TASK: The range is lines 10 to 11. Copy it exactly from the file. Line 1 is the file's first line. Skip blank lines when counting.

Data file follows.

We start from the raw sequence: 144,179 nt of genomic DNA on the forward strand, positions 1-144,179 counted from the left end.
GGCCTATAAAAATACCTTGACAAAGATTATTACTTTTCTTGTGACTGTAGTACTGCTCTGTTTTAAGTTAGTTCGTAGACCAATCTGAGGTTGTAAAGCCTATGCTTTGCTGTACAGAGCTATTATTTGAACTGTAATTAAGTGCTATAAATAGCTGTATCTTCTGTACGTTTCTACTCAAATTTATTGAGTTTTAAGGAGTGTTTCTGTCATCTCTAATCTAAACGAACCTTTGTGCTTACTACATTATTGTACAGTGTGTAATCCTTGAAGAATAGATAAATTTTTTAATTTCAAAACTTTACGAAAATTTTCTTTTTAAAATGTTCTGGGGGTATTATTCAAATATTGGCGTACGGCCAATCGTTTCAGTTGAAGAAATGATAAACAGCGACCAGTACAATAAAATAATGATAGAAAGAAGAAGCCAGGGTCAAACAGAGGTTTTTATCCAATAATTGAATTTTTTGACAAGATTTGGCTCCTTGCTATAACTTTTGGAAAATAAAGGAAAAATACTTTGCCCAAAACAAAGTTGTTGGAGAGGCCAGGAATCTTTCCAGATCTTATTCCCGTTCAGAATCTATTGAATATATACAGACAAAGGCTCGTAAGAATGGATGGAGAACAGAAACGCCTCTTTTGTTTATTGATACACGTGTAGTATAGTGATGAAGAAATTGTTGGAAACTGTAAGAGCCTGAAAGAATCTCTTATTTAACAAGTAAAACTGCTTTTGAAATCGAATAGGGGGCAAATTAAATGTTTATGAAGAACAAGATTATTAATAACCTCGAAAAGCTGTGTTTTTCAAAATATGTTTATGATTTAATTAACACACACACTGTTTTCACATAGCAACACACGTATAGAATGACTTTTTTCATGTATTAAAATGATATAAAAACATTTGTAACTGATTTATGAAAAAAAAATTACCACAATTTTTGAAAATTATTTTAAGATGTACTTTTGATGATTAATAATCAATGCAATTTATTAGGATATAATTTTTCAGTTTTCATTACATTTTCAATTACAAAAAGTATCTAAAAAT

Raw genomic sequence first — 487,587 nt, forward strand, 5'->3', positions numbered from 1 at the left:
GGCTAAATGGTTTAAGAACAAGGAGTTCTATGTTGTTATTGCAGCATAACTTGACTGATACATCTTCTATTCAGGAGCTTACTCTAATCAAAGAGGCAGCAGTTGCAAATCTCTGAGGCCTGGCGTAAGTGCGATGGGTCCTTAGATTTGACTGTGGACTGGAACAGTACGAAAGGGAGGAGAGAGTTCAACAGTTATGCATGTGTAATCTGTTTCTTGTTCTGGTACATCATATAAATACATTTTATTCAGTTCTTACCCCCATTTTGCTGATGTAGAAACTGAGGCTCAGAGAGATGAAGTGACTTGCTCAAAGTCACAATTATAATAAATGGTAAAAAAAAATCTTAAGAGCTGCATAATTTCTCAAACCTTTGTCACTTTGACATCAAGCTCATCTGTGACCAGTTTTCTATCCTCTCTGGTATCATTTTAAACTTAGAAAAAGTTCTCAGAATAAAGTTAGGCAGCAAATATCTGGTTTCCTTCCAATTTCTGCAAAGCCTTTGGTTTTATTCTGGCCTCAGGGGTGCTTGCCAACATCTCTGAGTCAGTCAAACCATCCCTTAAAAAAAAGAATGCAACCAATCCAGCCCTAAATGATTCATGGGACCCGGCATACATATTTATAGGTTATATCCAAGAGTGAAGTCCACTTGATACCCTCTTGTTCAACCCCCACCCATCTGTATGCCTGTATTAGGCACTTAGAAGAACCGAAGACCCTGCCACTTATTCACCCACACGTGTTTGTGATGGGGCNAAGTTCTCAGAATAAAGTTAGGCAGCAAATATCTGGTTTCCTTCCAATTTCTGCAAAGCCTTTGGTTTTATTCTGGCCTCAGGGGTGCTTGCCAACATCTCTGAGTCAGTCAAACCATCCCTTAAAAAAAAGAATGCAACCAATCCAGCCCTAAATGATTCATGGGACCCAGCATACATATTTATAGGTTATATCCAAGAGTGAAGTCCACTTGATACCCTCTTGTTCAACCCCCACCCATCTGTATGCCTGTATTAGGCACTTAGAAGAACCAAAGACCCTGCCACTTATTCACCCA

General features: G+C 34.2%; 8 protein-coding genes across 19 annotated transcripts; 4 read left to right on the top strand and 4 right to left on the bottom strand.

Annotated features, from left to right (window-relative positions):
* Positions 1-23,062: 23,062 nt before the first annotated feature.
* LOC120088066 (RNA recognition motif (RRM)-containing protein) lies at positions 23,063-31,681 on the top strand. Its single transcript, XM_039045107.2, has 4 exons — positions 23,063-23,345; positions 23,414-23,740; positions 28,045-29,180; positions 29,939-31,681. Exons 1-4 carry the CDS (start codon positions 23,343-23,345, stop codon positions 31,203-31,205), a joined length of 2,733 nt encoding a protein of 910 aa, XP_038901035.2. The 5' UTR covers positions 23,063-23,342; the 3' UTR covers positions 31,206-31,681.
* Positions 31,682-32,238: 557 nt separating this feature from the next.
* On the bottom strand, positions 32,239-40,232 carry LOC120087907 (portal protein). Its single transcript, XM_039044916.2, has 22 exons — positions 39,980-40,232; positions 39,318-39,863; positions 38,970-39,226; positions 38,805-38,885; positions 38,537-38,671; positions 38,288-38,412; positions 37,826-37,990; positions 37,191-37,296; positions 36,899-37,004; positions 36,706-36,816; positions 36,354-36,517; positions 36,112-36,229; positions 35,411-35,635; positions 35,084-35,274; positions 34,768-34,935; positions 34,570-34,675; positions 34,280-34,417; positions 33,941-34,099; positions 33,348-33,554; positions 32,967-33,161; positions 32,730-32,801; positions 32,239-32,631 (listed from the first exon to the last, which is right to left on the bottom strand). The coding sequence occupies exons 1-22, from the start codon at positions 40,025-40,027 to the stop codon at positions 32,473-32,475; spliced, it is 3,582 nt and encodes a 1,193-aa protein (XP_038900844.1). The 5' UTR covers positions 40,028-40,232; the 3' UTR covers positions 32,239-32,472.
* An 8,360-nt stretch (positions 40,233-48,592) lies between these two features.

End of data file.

* On the bottom strand, positions 32,239-40,232 carry LOC120087907 (portal protein). Its single transcript, XM_039044916.2, has 22 exons — positions 39,980-40,232; positions 39,318-39,863; positions 38,970-39,226; positions 38,805-38,885; positions 38,537-38,671; positions 38,288-38,412; positions 37,826-37,990; positions 37,191-37,296; positions 36,899-37,004; positions 36,706-36,816; positions 36,354-36,517; positions 36,112-36,229; positions 35,411-35,635; positions 35,084-35,274; positions 34,768-34,935; positions 34,570-34,675; positions 34,280-34,417; positions 33,941-34,099; positions 33,348-33,554; positions 32,967-33,161; positions 32,730-32,801; positions 32,239-32,631 (listed from the first exon to the last, which is right to left on the bottom strand). The coding sequence occupies exons 1-22, from the start codon at positions 40,025-40,027 to the stop codon at positions 32,473-32,475; spliced, it is 3,582 nt and encodes a 1,193-aa protein (XP_038900844.1). The 5' UTR covers positions 40,028-40,232; the 3' UTR covers positions 32,239-32,472.
* An 8,360-nt stretch (positions 40,233-48,592) lies between these two features.